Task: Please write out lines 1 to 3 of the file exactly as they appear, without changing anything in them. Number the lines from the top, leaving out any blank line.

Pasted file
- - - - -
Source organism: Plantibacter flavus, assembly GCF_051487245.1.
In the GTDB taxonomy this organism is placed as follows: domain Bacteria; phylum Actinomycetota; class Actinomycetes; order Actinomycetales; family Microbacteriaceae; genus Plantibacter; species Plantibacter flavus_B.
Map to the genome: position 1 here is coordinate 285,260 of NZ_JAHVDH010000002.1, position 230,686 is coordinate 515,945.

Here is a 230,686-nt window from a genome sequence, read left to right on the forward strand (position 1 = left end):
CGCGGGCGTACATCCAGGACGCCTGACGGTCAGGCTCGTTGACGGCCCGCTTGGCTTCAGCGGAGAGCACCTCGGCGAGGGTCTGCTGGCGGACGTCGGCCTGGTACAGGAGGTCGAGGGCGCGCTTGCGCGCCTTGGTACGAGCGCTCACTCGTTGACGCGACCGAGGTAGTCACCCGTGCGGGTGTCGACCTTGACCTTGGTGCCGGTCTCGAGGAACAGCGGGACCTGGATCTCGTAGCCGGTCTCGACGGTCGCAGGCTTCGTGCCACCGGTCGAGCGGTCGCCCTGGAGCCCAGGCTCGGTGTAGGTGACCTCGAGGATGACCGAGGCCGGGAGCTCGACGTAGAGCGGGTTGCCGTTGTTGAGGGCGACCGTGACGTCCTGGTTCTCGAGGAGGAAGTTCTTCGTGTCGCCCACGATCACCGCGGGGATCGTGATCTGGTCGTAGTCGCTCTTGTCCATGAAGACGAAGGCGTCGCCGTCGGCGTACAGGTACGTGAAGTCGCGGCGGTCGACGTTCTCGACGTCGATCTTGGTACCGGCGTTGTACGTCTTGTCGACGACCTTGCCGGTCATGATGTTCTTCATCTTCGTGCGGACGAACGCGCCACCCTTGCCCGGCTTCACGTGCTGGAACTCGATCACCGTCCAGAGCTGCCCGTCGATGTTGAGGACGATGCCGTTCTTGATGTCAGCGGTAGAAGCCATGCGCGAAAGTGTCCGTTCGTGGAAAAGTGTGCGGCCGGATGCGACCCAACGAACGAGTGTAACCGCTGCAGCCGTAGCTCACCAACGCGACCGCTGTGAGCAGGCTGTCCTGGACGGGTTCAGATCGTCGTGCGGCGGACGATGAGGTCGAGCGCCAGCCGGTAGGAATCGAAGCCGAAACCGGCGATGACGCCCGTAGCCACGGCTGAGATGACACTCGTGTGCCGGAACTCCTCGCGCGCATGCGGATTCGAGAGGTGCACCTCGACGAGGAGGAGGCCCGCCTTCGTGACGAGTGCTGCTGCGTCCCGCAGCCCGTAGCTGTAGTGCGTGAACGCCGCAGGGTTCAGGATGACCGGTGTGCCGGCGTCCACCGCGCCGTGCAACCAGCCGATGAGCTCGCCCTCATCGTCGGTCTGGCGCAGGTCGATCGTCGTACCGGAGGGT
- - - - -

Source organism: Plantibacter flavus, assembly GCF_051487245.1.
In the GTDB taxonomy this organism is placed as follows: domain Bacteria; phylum Actinomycetota; class Actinomycetes; order Actinomycetales; family Microbacteriaceae; genus Plantibacter; species Plantibacter flavus_B.
Map to the genome: position 1 here is coordinate 285,260 of NZ_JAHVDH010000002.1, position 230,686 is coordinate 515,945.